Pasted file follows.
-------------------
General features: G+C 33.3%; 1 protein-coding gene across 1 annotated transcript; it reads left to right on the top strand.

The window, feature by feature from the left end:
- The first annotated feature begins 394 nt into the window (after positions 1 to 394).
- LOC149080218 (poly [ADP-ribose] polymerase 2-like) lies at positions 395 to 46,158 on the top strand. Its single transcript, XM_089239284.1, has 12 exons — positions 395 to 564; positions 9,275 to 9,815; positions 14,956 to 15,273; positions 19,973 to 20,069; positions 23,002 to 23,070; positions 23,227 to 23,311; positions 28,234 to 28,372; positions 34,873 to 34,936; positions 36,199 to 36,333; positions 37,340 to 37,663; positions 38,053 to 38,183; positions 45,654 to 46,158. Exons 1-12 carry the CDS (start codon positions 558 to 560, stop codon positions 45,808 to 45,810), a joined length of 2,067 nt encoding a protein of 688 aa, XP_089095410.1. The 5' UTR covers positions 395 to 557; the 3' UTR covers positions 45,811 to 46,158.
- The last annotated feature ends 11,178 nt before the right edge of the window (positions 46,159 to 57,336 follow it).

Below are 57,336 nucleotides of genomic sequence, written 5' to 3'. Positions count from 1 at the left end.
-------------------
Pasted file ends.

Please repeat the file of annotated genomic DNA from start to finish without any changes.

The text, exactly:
General features: G+C 33.3%; 1 protein-coding gene across 1 annotated transcript; it reads left to right on the top strand.

The window, feature by feature from the left end:
- The first annotated feature begins 394 nt into the window (after positions 1 to 394).
- LOC149080218 (poly [ADP-ribose] polymerase 2-like) lies at positions 395 to 46,158 on the top strand. Its single transcript, XM_089239284.1, has 12 exons — positions 395 to 564; positions 9,275 to 9,815; positions 14,956 to 15,273; positions 19,973 to 20,069; positions 23,002 to 23,070; positions 23,227 to 23,311; positions 28,234 to 28,372; positions 34,873 to 34,936; positions 36,199 to 36,333; positions 37,340 to 37,663; positions 38,053 to 38,183; positions 45,654 to 46,158. Exons 1-12 carry the CDS (start codon positions 558 to 560, stop codon positions 45,808 to 45,810), a joined length of 2,067 nt encoding a protein of 688 aa, XP_089095410.1. The 5' UTR covers positions 395 to 557; the 3' UTR covers positions 45,811 to 46,158.
- The last annotated feature ends 11,178 nt before the right edge of the window (positions 46,159 to 57,336 follow it).

Below are 57,336 nucleotides of genomic sequence, written 5' to 3'. Positions count from 1 at the left end.